• natalienuttall


Have you noticed that when you really crave something, it seems to elude you?

I've had periods in my life when I've really struggled with sleep. I've been on my knees with exhaustion all day, looking after young children in a goldfish bowl haze, feeling wired, only to eventually collapse into bed and then 'PING'.

Nada. No sleep. At all.

Darkness descends. The clock marches on. I am counting down possible sleep opportunities while anxiety surges through my limbs. Then the reality of 3am. The loneliest hour, where I feel like the planet's only inhabitant and my mind is a magnifying glass of overwhelming 'what ifs?' A wise woman once told me to ignore all 3am thinking because it holds no truth.

There is an unease that fuels the cycle of insomnia, such as research into the crippling effects of sleep loss, coupled with analytical digital devices strapped to our wrists that count the lack and heighten the misery.

There are promises of 'fixes' in the form of lavender pillow spray, pre-bedtime routine, remedies, medication and much more. I tried them all. In the postnatal period I would have happily remortgaged the house in the name of a guaranteed 'solution' to the problem.

Until I saw that what was really going on was the resistance to 'what is'.

Faithless filled dance floors with the reiteration of the lyrics "I can't get no sleep."

And there is it in the very idea that 'I can't get it'. What this means is that I want it but it is eluding me. The more it eludes me, the more my anxiety rockets and so it perpetuates in a relentless 'dog-chasing-tail' painful pursuit.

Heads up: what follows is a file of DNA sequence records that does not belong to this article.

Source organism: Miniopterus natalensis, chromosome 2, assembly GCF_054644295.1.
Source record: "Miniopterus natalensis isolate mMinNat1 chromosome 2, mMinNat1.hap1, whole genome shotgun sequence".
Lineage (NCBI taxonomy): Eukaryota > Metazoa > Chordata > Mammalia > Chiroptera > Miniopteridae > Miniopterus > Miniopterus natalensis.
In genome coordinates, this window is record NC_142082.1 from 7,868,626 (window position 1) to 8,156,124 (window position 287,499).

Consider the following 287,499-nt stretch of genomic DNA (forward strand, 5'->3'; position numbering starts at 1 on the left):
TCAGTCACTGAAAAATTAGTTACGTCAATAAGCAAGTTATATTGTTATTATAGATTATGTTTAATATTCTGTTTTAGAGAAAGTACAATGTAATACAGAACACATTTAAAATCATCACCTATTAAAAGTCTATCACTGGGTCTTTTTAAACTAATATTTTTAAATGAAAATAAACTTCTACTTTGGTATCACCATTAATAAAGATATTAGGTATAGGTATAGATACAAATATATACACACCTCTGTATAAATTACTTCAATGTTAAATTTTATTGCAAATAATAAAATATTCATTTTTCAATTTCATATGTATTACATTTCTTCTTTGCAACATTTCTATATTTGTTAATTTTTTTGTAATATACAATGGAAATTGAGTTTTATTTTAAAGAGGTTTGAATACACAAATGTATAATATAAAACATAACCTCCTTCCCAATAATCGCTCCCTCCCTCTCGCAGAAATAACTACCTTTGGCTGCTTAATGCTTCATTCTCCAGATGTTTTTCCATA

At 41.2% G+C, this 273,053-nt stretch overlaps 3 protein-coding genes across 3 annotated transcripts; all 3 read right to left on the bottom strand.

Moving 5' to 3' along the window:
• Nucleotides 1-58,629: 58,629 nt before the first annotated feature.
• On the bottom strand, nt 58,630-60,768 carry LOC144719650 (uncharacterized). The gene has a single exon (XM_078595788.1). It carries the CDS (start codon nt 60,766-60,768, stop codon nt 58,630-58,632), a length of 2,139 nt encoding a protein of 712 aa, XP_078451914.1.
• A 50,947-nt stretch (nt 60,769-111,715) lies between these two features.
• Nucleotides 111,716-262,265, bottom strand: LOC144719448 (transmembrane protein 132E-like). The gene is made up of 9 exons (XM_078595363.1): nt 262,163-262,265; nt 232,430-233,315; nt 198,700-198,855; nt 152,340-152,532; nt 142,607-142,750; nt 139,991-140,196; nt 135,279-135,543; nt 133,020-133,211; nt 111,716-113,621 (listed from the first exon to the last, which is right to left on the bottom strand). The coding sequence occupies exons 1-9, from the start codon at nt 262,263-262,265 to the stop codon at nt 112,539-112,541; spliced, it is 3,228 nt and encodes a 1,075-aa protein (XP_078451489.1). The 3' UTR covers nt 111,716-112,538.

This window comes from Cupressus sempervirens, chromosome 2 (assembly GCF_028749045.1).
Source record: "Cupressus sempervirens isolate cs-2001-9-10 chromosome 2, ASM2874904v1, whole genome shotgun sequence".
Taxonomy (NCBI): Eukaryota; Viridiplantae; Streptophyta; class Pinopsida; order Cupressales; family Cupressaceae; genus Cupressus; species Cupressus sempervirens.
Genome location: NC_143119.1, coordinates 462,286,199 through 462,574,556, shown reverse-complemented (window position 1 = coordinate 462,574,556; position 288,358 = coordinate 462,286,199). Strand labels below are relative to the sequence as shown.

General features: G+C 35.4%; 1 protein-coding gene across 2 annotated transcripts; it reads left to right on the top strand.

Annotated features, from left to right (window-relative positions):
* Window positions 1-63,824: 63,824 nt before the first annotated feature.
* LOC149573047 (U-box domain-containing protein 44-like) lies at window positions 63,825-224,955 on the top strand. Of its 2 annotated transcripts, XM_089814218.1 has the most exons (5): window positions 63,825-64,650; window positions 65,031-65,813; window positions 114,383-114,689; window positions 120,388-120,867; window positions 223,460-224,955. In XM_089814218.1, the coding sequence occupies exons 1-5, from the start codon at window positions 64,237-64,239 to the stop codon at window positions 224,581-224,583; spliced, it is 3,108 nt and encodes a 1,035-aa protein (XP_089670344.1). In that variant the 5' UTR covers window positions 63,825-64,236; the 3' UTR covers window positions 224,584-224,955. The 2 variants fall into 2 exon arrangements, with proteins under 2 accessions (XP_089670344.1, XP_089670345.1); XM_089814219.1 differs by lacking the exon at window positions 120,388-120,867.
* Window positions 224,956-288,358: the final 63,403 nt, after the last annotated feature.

Because all the time we treat is as a problem to fix or something to strive for, we hold it in a relationship of non-acceptance. We fight (dark forces in the clear moonlight). We thrash against the non-sleepdom and refuse the state we are experiencing so emphatically that sleep is the last thing that will naturally occur. When you 'will' sleep it is entirely counter intuitive.

It's an innocent pattern that is established and entrenched the more we repeat it. Because in doing so we are over-riding the system and ignoring our body's innate intelligence.

So when insomnia occasionally returns, which it does sometimes, yes I resist it initially with the thought of 'here it goes again'. Then I remember that's just thinking. It's uncomfortable but I allow it to be. Just as it is. Nothing to fix. No strategy or routine. The 3am thinking can do its thing but I see it for what it is. And when I stop craving it, I'm no longer thinking about it...because I've fallen asleep. Sweet dreams.

If you are struggling with insomnia and feel this post resonates, please do get in touch to explore it further.

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